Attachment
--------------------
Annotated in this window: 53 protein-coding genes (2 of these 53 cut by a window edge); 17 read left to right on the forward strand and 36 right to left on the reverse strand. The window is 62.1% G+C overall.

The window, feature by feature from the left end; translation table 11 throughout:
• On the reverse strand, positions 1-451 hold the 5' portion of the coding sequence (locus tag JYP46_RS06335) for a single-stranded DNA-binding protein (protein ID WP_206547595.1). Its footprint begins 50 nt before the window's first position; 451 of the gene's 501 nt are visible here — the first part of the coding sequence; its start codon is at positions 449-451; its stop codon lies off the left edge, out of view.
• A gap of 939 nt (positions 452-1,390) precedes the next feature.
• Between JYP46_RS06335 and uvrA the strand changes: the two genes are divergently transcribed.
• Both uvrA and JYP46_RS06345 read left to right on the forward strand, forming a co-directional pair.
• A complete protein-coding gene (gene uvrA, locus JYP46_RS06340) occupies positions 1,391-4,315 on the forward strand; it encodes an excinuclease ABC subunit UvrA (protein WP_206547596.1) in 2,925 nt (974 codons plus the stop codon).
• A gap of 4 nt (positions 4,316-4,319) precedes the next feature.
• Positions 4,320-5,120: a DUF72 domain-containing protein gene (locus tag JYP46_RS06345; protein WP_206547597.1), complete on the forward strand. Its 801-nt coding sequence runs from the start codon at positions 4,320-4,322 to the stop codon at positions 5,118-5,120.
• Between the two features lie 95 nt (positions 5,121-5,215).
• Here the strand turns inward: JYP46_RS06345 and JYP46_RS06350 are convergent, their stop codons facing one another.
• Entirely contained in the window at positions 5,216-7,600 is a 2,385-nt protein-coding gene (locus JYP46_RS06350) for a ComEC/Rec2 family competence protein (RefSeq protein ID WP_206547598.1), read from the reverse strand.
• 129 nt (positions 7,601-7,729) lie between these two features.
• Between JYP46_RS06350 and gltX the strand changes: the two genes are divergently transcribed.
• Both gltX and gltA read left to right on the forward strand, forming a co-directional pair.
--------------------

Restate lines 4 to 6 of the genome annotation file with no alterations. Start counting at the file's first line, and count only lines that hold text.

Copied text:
• A gap of 939 nt (positions 452-1,390) precedes the next feature.
• Between JYP46_RS06335 and uvrA the strand changes: the two genes are divergently transcribed.
• Both uvrA and JYP46_RS06345 read left to right on the forward strand, forming a co-directional pair.